— Bud Norman
— Bud Norman
Here in Wichita, Kansas, the “Air Capital of the World,” where general aviation is the backbone of the local economy, we’re always alert to the news stories concerning corporate jets. For the past three and a half years or so the stories have mostly been about Barack Obama’s relentless war on the industry, so you can imagine our surprise upon reading that he’s now offering corporate jet builders a billion dollars in subsidies.
The new policy is apparently an unintended consequence of the protracted debate over the renewal of the Import-Export Bank. We assume it’s unintended, at any rate, as we can’t imagine that Obama has suddenly acquired a new affection for corporate jets or seriously hopes to curry favor with the bitter gun-and-Bible-clinging Kansans who build them.
The Im-Ex, as it is known to those in the know, was established back in the ‘30s to help finance the purchase of American-made products by foreign buyers, but has since acquired a reputation as a dispenser of corporate welfare, with the Boeing Company’s huge airliner business being by far the biggest beneficiary. The bank’s periodic renewal is usually a routine act of Congress, but this time around it faced stiff opposition from several of the more conservative congressional Republicans, who were backed by such free market advocates as The Club For Growth, as well as such aggrieved corporations as Delta Airlines, which believe the bank is unfairly supporting their competitors’ purchases of Boeing products. More centrist politicians from both parties still love such cozy arrangements between government and business, as do such organizations as the U.S. Chamber of Commerce, and even the most stridently anti-corporate Democrats had been brought on board, so the bill had considerable bipartisan support all along, but it wasn’t until the Im-Ex’s head honcho promised to sweeten the deal with money for makers of smaller planes that the bill finally won passage in the Senate.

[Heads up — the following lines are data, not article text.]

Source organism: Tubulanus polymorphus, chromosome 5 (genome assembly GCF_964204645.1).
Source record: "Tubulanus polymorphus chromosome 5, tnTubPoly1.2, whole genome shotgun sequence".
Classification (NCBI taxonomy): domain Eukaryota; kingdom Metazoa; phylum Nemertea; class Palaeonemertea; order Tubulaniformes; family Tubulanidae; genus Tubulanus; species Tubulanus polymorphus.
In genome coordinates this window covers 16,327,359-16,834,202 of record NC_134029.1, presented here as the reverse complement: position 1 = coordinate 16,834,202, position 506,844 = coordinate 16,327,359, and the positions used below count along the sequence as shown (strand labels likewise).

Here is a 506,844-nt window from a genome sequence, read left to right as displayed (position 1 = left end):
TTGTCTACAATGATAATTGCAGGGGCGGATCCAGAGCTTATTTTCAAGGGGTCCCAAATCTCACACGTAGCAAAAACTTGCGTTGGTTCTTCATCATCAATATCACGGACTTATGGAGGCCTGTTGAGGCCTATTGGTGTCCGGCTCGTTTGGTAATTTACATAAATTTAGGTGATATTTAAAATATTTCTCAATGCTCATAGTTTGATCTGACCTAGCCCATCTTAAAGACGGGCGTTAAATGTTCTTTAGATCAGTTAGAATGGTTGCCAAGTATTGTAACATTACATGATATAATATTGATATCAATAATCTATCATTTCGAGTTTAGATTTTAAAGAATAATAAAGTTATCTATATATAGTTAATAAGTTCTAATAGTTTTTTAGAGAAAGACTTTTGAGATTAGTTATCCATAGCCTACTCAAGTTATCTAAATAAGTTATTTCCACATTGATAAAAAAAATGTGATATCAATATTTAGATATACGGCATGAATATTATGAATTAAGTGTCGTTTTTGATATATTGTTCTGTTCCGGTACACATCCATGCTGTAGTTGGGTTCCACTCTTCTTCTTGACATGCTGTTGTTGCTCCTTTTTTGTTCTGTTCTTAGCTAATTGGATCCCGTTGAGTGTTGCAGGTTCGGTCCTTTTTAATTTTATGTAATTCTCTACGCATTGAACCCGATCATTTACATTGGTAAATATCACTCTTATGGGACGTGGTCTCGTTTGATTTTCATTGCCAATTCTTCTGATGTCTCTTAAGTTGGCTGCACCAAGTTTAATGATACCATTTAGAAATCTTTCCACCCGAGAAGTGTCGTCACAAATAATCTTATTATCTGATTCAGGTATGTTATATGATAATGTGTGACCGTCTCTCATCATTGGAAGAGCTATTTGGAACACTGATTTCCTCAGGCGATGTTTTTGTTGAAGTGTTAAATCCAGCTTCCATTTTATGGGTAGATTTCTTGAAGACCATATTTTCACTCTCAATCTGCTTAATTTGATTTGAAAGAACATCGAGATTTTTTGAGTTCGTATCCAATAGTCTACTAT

Obama signed the bill on Wednesday, citing it as an example of the common sense legislation needed to improve the economy, but he didn’t emphasize the corporate jet subsidies. The GOP immediately took to the internet with a reminder that as a presidential candidate in 2008 Obama had promised to eliminate the Import-Export Bank and called it “little more than a fund for corporate welfare.” The Republicans also correctly noted that Obama had previously sought to increase taxes on jet ownership, and had repeatedly given speeches that used business jets as a symbol of wretched corporate excess and immoral income inequality. No explanation for the contradictions has been forthcoming from the White House, so far as we know, nor any indication that Obama has disavowed his previous policies and rhetoric.